Fighting Words: Working-Class Formation, Collective Action, and Discourse in Early Nineteenth-Century England

By Marc W. Steinberg | Go to book overview

CHAPTER ELEVEN Class War: The Spinners' Strikes of 1830-1831

Utilitarian economists, skeletons of schoolmasters, Commissioners of Fact, gen
teel and used-up infidels, gabblers of many dog's-eared creeds, the poor you
will always have with you. Cultivate in them, while there is yet time, the utmost
graces of the fancies and affections to adorn their lives so much in need of or
nament; or, in the day of your triumph, when romance is utterly driven out of
their souls, and they and a bare existence stand face to face, Reality will take a
wolfish turn and make an end of you.

Charles Dickens, Hard Times

As factory production developed, the Ashton district emerged as an active arena of working-class formation. The growth of a muscular industrial infrastructure, the maturation of a propriety group of capitalists set on ordering a world in their own image, and the fostering of relatively insular class cultures and social spheres produced increasing friction between mill owners and their employees. In a previous series of fractious strikes, spinners and cotton lords developed mounting enmity. Class struggle was, in Thompson's terms, fomenting class consciousness.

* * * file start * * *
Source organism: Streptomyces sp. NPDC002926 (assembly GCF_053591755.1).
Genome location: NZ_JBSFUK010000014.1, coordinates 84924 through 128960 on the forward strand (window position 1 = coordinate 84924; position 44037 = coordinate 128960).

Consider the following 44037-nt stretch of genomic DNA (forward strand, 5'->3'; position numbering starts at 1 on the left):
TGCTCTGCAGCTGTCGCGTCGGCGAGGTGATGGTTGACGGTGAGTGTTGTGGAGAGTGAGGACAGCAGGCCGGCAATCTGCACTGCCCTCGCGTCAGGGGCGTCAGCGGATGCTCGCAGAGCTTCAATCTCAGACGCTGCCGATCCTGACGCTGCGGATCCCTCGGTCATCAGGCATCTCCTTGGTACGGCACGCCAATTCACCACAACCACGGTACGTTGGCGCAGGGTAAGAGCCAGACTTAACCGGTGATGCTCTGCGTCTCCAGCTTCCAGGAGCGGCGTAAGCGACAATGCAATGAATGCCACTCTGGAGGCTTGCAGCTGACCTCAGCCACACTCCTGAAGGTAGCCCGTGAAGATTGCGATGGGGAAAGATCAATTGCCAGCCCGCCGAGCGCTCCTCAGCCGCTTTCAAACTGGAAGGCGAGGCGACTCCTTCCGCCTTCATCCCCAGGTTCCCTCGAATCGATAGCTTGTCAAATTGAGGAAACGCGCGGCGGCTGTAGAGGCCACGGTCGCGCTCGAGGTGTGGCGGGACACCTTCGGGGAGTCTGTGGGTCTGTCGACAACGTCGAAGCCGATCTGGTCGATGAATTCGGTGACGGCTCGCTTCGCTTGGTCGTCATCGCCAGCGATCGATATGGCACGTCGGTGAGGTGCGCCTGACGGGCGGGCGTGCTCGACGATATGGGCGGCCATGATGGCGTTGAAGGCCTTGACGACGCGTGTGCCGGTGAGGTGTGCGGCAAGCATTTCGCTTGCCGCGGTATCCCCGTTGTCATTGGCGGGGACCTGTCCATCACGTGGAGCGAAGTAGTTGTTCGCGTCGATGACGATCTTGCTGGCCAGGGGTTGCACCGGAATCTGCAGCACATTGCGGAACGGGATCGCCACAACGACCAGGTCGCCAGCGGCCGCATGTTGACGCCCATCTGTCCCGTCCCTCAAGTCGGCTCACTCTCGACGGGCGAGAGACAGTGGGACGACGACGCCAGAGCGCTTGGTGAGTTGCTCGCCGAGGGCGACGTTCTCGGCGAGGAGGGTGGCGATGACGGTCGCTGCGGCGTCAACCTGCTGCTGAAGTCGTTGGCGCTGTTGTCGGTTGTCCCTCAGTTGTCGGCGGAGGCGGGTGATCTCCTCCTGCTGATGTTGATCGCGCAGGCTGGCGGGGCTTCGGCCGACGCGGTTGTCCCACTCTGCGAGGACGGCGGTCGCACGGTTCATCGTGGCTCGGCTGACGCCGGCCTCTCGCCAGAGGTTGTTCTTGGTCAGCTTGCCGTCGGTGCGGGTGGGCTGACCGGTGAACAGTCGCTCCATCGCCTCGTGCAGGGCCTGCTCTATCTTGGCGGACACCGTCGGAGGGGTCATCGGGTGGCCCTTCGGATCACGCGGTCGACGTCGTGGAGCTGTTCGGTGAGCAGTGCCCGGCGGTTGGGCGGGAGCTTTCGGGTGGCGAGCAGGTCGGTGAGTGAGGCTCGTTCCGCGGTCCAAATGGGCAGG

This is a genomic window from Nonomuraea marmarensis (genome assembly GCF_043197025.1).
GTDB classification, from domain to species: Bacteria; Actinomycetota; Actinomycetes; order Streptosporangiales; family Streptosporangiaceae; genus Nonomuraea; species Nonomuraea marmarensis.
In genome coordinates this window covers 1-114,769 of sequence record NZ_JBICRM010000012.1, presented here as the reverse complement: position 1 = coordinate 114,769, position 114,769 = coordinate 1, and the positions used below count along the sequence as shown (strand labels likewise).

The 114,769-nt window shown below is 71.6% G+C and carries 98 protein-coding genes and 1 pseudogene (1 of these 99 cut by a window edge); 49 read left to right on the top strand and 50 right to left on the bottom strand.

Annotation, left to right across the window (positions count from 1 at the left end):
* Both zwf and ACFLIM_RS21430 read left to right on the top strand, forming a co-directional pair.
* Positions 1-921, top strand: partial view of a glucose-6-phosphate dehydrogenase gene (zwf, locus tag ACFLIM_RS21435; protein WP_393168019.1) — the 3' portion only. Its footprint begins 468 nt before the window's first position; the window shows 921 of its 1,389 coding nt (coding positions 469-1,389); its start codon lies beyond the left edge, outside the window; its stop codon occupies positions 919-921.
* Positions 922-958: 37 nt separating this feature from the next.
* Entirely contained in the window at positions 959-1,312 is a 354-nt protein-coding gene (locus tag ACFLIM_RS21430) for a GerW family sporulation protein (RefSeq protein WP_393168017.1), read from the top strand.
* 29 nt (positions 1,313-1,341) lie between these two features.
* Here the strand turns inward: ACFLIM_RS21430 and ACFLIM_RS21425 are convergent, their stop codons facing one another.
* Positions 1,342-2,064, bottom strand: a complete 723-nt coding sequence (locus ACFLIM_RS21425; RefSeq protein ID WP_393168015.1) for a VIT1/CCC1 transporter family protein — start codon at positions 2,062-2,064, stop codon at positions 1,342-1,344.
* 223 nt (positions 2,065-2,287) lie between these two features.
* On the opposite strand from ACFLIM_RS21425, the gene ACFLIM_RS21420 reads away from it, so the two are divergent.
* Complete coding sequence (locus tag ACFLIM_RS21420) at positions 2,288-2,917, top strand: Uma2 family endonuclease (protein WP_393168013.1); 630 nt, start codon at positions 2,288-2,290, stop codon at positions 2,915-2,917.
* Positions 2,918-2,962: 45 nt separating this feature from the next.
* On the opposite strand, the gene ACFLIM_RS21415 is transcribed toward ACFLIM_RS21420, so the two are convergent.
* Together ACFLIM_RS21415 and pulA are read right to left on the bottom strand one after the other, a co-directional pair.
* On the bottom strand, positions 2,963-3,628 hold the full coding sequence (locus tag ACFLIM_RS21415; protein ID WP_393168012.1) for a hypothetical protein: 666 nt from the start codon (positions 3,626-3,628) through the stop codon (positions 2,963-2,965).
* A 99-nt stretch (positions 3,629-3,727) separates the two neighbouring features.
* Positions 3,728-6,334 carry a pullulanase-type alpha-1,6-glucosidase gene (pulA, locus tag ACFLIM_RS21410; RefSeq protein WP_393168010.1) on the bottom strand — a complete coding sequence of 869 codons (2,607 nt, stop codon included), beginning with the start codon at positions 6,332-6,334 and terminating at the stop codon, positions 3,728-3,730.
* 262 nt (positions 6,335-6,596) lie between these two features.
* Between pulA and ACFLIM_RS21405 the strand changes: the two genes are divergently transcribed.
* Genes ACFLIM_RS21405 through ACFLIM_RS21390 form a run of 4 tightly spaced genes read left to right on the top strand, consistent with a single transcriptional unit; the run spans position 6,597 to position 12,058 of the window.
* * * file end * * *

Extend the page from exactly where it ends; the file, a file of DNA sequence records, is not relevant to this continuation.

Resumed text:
This ever-closer engagement, as in the case of the silk weavers, brought matters to a head by the end of the decade. In both cases, the discourses of political economy significantly defined the ideological boundaries of these contests. In both cases, this struggle led to an articulation of rights partly through a labor theory of value. The increasingly bitter regional battles over piece rates, however, produced distinctive dialogic responses and repertoires of collective action. Where the silk weavers partly de-

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